Feb 16, 2018 I Brett Tingley

Unexplained Mystery Booms Continue Across America

Seriously though: what is causing all of these unexplained booms all across North America? From coast to coast, the sounds of thunderous explosions in the sky have rattled windows and shaken homes without any definitive official explanation. Is something strange going on overhead? Then again, when is something strange ever not going on overhead? 

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Case in point.

The first of this week’s unexplained booms happened on February 6th in Midwest City just outside of Oklahoma City. Residents described what sounded like dynamite going off as their homes shook violently. One Midwest City woman, Donna Hood, described the ensuing vibration to local news as earthquake-like:

We thought we’d had an earthquake and we waited and looked on the news and everywhere else and nobody posted anything. So, we had no idea what it was.

Local meteorologists, meanwhile, say there’s nothing to worry about, just a case of the ol’ cryoseism, or frost quake. These rare seismic events occur when groundwater tables freeze rapidly and expand against one another underground, cracking under immense pressure. 

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Cryoseisms can sometimes be powerful enough to crack the earth.

Two days later, police in Wheat Ridge, Colorado received numerous calls after homeowners heard a loud boom in the night. Residents of the Denver suburb told police they in fact regularly feel and hear what sounds like an unexplained explosion at 3:00 a.m., mostly on weekends. According to CBS4 Denver, Wheat Ridge residents are left frightened and mystified by the lack of answers. Some believe the noise could be caused by something industrial like a malfunctioning electrical transformer, while others worry the noise is “something not so easily explained.”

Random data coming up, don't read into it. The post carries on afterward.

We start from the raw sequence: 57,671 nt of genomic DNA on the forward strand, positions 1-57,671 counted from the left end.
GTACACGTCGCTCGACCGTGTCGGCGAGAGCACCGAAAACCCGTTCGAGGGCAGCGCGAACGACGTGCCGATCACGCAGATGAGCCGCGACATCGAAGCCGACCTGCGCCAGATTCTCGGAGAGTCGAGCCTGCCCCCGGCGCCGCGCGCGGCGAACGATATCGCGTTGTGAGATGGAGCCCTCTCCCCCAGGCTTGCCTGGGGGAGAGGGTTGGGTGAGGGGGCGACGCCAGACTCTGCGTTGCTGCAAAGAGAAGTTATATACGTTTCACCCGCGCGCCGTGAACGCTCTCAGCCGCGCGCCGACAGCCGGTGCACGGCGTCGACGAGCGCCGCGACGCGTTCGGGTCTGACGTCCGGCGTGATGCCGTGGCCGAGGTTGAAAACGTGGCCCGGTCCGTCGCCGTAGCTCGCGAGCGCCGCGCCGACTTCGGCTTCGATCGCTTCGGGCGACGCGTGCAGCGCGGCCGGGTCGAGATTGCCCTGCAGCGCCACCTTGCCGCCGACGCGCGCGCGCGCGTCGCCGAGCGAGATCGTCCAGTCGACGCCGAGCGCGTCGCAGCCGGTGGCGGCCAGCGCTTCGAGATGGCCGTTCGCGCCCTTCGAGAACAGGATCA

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Local news eats this stuff up. As do I, of course.

Wheat Ridge Police department spokesperson Sara Spaulding says police are likewise baffled:

We've had descriptions that are everything from a transformer blew, to a sonic boom that you might hear with an airplane passing overhead or a jet passing overhead, fireworks sometimes, those loud booms without the crackly noises associated. The challenge for us is that there isn't any evidence of what this could be.

Are the Wheat Ridge or Oklahoma City booms related to the other booms heard and felt around the country? What is behind this phenomenon? I'm going with secret military activity. The world sure seems to be getting weird and dangerous again.

Brett Tingley

Brett Tingley is a writer and musician living in the ancient Appalachian mountains.

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